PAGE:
I've hinted a few times that I have "lengthy" list of things to do. New year is a good opportunity to publish a blog post about it. I'm going to skip some entries which seem to be too far fetched (some could have slipped in anyway) and some ideas I don't want to share yet.

Please note, that none of these entries nor estimates are declarations nor project road maps - this is my personal to do list which may change at any time. Most notably I am aware that these estimates are too ambitious and it is unlikely that all will be met.

ECL improvements

In its early days ECL had both. They were removed in favor of native threads. I think that both are very valuable constructs which may function independently or even work together (i.e native thread have a pool of specialized green threads sharing data local to them). I want to add locatives too since I'm at adding new built-in classes.

ETA: first quarter of 2019 (before 16.2.0 release).

There might be better interfaces for the same goal, but there are already libraries which benefit from APIs defined in CLtL2 which didn't get through to the ANSI standard. They mostly revolve around environment access and better control over compiler workings (querying declarations, writing a code walker without gross hacks etc).

ETA: first quarter of 2019 (before 16.2.0 release).

ECL has two major performance bottlenecks. One is compilation time (that is actually GCC's fault), second is generic function dispatch. In a world where many libraries embrace the CLOS programming paradigm it is very important area of improvement.

Professor Robert Strandh paved the way by inventing a method to greatly improve generic function dispatch speed. The team of Clasp developers implemented it, proving that the idea is a practical one for ECL (Clasp was forked from ECL and they still share big chunks of architecture - it is not rare that we share bug reports and fixes across our code bases). We want to embrace this dispatch strategy.

ETA: second quarter of 2019 (after 16.2.0 release).

I think about adding optional modules for SSL and file SQL database. Both libraries may be statically compiled what makes them good candidates which could work even for ECL builds without FASL loading support.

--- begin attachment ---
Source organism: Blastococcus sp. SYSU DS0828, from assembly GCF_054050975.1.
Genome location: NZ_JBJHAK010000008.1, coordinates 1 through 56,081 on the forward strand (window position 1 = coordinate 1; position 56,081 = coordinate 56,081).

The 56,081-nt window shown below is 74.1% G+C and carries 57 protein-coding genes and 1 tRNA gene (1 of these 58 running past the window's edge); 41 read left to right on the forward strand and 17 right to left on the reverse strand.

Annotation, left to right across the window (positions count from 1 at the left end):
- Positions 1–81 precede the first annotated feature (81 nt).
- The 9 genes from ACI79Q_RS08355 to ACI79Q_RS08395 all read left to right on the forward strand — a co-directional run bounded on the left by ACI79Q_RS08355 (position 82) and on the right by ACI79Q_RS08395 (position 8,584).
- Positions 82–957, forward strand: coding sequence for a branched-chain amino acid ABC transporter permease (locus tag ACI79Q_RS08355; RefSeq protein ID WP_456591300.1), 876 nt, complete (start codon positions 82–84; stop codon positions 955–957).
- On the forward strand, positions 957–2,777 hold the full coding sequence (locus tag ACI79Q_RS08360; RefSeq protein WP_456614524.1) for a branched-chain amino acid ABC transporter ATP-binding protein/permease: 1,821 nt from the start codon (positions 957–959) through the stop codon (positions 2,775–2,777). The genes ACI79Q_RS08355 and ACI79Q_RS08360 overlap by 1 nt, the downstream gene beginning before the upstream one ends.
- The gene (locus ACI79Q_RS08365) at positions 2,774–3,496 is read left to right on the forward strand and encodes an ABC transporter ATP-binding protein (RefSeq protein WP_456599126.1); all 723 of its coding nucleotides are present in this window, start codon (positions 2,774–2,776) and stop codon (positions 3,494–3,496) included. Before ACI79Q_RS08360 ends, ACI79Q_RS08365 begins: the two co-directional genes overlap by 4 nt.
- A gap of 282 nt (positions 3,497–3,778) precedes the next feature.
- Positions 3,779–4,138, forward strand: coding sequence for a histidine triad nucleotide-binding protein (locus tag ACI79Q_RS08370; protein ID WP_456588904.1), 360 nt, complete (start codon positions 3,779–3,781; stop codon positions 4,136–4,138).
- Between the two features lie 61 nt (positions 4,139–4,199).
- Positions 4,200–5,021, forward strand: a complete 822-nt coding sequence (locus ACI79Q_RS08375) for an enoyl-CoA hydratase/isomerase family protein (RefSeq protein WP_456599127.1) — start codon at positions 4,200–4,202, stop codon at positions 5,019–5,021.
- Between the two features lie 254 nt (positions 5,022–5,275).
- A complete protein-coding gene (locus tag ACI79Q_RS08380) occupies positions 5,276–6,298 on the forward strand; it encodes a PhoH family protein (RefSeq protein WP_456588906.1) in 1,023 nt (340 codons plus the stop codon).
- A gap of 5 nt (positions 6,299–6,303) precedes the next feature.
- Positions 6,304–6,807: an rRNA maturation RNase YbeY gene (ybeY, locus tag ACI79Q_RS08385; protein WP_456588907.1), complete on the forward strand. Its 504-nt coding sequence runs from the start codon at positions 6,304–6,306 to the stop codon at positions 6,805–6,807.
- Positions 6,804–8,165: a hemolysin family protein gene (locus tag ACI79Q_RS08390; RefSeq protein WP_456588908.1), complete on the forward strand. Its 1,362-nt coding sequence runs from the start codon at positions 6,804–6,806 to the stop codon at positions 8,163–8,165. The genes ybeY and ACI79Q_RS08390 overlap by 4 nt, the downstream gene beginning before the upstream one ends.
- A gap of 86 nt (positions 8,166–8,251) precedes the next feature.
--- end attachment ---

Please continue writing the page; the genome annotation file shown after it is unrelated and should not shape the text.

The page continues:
ETA: third quarter of 2019.

Admittedly I already had three tries at this task (and each ended with a failure - changes were too radical to propose in ECL). I believe that four makes a charm. Currently ECL has two passes (which are tightly coupled) - the first one for Common Lisp compilation to IR and the second one for transpiling to C/C++ code and compiling it with GCC.

The idea is to decouple these passes and have: a frontend pass, numerous optimization passes (for sake of maintainability) and the code generation pass which could have numerous backends (C, C++, bytecodes, LLVM etc).

ETA: third quarter of 2019.

CDR has many valuable proposals I want to implement (some proposals are already implemented in ECL). Functions compiled-file-p and abi-version are a very useful addition from the implementation and build system point of view. Currently ECL will "eat" any FASL it can (if it meets certain criteria, most notably it will try to load FASL files compiled with incompatible ECL build). ABI validation should depend on a symbol table entries hash, cpu architecture and types used by the compiler.

ETA: (this task is a sub-task of compiler modernization).

ecl_min is an small lisp interpreter used to bootstrap the implementation (it is a binary written in C). Replacing this custom lisp with a lisp which has the standard draft would be a big step forward.

I expect some blockers along the way - most notably EuLisp has one namespace for functions and variables. Overcoming that will be a step towards language agnostic runtime.

ETA: fourth quarter of 2019.

McCLIM improvements

standard-extended-input-stream has a quirk - event queue is mixed with the input buffer. That leads to inconsistent event processing between input streams and all other panes. According to my system and specification analysis this may be fixed. This task requires some refactor and careful documentation.

Thread safety is about using CLIM streams from other threads to draw on a canvas being part of the CLIM frame from inside the external REPL. This ostensibly works, but it is not thread safe - output records may get corrupted during concurrent access.

ETA: first quarter of 2019.

We already use XRedner extensions for drawing fonts and rectangles with a solid background. We want to switch clx backend to use it to its fullest. Most notably to have semi-transparency and accelerated transformations. Some proof of concept code is stashed in my source tree.

ETA: second quarter of 2019.

I've mentioned it in in the last progress report. We want to spend the whole mid-release period on testing, bug fixes and documentation improvements. Most notably we want to write documentation for writing backends. This is a frequent request from users.

ETA: third quarter of 2019

This task involves writing a console-based backend (which units are very big compared to a pixel and they are not squares). That will help me to identify and fix invalid assumptions in McCLIM codebase. The idea is to have untyped coordinates being density independent pixels which have approximately the same size on any type of a screen. A natural consequence of that will be writing examples of specialized sheets with different default units.

ETA: fourth quarter of 2019

Other tasks


This list could be much longer, but even suggesting more entries as something scheduled for 2019 would be ridiculous - I'll stop here. A day has only 24h and I need to balance time between family, friends, duties, commercial work, free software, communities I'm part of etc. I find each and every task in it worthwhile so I will pursue them whenever I can.

05 Jan 2019 12:00am GMT